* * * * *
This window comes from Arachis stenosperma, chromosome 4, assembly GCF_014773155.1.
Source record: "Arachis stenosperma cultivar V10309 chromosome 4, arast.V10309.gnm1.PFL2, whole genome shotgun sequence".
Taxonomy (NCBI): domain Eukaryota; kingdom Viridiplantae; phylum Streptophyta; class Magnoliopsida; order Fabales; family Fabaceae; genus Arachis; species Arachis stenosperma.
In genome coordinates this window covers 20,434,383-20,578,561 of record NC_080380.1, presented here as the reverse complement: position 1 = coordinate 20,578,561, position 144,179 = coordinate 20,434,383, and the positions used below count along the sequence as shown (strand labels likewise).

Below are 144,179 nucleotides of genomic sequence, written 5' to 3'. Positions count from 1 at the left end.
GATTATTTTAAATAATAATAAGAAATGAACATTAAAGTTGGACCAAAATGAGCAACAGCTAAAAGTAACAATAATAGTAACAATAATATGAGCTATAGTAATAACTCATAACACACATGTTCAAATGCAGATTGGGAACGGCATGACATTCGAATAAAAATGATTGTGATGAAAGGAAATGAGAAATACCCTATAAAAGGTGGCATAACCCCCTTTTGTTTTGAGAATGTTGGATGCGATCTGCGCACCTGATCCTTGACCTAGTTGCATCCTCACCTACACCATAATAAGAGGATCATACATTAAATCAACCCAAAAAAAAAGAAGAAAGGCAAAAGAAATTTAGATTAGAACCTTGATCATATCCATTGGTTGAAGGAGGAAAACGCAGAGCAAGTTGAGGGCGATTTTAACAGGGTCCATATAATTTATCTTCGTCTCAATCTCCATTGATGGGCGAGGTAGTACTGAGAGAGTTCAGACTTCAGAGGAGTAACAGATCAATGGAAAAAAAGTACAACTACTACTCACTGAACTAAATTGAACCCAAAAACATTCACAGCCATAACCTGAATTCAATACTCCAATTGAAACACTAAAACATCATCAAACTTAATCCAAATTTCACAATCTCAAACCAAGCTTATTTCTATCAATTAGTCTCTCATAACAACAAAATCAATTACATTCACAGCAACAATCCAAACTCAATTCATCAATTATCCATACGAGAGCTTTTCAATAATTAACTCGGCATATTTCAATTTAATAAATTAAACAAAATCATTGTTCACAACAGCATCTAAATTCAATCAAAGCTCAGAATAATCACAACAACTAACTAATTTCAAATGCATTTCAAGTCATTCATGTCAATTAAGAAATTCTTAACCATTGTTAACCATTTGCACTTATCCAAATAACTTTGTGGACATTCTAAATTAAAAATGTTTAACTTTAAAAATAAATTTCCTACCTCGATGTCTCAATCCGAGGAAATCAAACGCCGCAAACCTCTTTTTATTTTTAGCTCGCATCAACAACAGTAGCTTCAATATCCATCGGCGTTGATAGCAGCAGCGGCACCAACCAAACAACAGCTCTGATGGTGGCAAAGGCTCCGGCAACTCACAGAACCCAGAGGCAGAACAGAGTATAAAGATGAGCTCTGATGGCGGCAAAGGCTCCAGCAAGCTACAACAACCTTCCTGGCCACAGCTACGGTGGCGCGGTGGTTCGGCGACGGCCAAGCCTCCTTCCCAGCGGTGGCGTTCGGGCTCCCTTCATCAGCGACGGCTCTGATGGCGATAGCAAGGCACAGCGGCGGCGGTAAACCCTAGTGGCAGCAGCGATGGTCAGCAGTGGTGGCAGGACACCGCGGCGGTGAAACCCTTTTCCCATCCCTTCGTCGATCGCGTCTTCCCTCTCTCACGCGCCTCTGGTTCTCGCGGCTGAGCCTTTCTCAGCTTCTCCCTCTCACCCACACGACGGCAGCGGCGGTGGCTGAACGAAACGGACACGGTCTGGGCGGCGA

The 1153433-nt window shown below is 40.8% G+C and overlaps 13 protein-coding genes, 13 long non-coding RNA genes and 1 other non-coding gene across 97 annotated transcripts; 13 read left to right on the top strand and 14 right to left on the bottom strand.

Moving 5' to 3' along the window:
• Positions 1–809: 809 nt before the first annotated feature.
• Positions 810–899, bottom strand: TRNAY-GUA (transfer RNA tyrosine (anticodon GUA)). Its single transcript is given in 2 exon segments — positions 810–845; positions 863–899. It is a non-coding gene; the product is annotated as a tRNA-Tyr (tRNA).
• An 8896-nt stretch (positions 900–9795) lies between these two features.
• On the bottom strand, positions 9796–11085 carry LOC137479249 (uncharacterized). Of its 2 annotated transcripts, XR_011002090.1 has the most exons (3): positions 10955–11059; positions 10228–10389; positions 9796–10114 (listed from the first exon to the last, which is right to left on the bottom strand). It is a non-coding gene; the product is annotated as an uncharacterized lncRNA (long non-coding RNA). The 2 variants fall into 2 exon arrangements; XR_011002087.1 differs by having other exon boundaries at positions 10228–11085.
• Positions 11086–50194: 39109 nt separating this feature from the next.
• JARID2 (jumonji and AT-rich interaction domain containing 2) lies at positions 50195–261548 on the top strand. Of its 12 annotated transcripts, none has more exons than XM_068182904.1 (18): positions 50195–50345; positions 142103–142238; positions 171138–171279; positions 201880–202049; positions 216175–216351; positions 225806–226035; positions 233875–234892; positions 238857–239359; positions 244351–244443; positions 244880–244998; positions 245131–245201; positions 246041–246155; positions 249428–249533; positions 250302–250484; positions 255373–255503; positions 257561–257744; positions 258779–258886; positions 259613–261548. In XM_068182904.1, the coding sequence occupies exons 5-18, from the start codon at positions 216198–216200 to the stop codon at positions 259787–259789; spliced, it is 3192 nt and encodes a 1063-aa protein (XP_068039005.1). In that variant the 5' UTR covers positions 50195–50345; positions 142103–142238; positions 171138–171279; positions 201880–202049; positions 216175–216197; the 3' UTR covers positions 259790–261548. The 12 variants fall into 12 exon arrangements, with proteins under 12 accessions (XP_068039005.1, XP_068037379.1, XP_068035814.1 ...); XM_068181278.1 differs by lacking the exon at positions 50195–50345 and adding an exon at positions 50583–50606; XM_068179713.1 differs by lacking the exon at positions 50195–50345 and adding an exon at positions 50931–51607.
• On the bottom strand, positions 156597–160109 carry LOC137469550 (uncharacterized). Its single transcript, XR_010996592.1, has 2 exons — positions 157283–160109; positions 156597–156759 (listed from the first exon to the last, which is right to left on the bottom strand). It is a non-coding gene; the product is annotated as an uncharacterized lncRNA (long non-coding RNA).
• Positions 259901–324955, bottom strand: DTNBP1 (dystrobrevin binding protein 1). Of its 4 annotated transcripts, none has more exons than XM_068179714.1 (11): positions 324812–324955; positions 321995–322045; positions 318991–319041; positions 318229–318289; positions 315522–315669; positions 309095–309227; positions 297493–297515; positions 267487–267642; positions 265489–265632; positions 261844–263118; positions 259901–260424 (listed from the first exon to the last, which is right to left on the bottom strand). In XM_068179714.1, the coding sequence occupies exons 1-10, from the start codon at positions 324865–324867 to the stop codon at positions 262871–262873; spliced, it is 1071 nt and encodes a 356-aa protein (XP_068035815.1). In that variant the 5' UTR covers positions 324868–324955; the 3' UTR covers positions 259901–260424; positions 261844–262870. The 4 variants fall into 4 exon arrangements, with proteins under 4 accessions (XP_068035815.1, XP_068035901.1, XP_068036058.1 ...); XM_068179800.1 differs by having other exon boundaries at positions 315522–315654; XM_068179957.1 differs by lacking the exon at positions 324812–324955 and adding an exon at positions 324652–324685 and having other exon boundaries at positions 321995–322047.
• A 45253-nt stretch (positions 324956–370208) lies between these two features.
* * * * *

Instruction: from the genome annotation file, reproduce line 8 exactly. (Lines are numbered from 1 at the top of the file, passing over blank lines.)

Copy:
Moving 5' to 3' along the window: